Then there are the credited performers who are nonetheless put in their place. A perfect example of this is the dribbly ballad Don't Know Much, a 1989 No.2 hit for Linda Ronstadt and Aaron Nevil. But wait, no! It's actually Linda Ronstadt featuring Aaron Nevil. He sings as much of the song as she, opens it with a super pleading vocal on the first verse, but is still only cast as the "hired help" to a Ronstadt record. If the duet or collaboration features a "featuring" (or, for that matter, a "with"), it means that they have been credited out of necessity, as without them the song can't happen. This is prevalent with "guest" vocalists on dance records ("here's D-Mob featuring Cathy Dennis!") but less so, and therefore more disrespectful, if used on an equal-parts duet. Imagine Fairytale of New York without Kirsty MacColl. Go on.

Of course, some vocalists may be so embarrassed by the record they chose to flaunt their throaty virtues that they're probably grateful for the anonymity. I suspect Michael Fenton-Stevens, voice of The Chicken Song, falls into this category.

6 comments:

Phil Norman said...

Excellent list (but no Mac Band featuring the McCampbell Brothers?) Of course, Adamski's chickens came home to roost when his real vocal talents were revealed on Space Jungle.

On a late-'80s tip, there's the mystery William Shatner impersonator on Lovebug Starski's Amityville, who was never given credit. Granted, the impressions were pretty dire, but the charade of Mr Starski trying to mime them himself on ToTP, when it was clear he couldn't even remember what they said, was pretty transparent.

And then there's the added complication when the 'featured' artist is replaced by a more desirable model who never went near the record - the whole Technotornic feat. Felly/Ya Kid K debacle...

Bright Ambassador said...

This is a bit of a coincidence as I've heard Moonlight Shadow (I stop work to listen as I still find it an ace record) played twice on Radio2 over the past week. On both occasions the DJs (Wright and Vine) have back-announced it as being by Maggie Reilly and Mike Oldfield. So she's getting the credit she deserves these days.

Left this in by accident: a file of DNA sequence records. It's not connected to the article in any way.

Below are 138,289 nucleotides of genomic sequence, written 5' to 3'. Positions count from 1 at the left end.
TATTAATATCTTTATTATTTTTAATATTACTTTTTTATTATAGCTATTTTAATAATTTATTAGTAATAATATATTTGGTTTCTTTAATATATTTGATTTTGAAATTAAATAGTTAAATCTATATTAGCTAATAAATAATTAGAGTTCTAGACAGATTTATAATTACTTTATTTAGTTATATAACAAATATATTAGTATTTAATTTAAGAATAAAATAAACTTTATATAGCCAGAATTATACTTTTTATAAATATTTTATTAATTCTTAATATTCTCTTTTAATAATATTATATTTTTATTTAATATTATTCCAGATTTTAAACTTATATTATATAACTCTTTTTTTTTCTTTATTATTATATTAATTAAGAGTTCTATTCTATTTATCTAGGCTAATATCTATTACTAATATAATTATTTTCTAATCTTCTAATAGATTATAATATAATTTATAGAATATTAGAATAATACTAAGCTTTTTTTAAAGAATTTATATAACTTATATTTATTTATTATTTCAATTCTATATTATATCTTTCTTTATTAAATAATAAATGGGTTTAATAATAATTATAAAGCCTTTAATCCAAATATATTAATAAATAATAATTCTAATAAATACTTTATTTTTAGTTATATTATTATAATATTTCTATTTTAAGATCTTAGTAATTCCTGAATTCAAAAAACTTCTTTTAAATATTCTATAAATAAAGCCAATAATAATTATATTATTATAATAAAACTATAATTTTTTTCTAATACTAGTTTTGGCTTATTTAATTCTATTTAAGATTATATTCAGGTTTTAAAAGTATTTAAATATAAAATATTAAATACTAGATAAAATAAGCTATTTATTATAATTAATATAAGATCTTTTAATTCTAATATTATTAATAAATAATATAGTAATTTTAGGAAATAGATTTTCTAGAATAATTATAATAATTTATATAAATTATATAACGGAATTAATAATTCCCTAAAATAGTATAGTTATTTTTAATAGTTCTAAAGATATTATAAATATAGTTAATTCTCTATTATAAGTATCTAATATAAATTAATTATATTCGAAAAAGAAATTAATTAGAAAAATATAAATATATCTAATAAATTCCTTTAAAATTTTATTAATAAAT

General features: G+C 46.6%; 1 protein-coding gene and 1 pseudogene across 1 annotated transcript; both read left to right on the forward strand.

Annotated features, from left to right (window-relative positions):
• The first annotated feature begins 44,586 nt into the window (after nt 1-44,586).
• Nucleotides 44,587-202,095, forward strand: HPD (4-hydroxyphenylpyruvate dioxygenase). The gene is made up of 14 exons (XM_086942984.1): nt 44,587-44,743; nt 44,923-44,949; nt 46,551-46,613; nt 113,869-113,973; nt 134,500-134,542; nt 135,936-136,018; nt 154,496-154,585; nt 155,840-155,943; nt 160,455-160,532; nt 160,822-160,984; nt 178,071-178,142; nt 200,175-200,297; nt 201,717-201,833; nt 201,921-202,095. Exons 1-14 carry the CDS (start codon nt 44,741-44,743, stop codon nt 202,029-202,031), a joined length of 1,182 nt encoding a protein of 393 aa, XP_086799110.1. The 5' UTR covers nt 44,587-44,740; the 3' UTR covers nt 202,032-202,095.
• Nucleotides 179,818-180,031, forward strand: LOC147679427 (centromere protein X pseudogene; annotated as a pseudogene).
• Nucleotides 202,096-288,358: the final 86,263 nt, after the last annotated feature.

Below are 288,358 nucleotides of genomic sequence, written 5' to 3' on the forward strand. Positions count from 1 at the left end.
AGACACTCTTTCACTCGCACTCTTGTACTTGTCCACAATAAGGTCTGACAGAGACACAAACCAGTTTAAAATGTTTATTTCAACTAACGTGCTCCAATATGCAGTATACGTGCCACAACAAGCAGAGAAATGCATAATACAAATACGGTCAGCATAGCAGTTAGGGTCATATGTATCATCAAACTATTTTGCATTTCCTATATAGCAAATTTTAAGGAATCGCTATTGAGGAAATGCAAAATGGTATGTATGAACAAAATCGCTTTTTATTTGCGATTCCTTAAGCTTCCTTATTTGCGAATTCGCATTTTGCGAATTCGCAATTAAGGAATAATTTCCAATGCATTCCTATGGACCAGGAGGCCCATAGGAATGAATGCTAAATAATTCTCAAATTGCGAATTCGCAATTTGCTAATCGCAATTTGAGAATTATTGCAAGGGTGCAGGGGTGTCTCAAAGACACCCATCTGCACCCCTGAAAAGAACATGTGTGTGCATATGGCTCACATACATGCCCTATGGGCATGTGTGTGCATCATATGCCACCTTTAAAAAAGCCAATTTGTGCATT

And I'll just say that I reckon Critisize is a fantastic soul record.

Valentine Suicide said...

Actually, I don't mind 'Criticize'. Not a huge fan of the soul genre, but that one and'Feel So Real' always stuck in my mind as good dance pop songs.

Not quite in the same realm as some of the disco classics, like 'Stomp' by The Brothers Johnson or 'Can You Feel It' by the Jacksons.

No sarcasm either. I must be coming down with Swine Flu?

DaveCook said...

Matt, you're a good and decent chap, but you're wrong. Not Idi Amin wrong or even £6M for Chopra wrong, in fact only a bit wrong, but wrong nonetheless. The vocals are only a part of the song. Generally a guest vocalist will have been given the words and the vocal melody will have been already worked out. They just come in and do their bit. Why is that any more deserving of mention than the drummer's contribution? As for Seal, when did he last credit the keyboard player on a release? One thing I would err criticise Alexander O'Neil for is the way that he seems to have supplanted Cherelle as the main artist on "Saturday Love" I certainly remember it being released under her name at the time. I had always assumed that it was her returning the favour on "Criticise" but I couldn't say for sure.

Matthew Rudd said...

Simple - nobody wants to know who an uncredited drummer is, but they're anxious to find out about an uncredited co-vocalist.

DaveCook said...

How dare you? A gross insult to anally retentive music fans everywhere.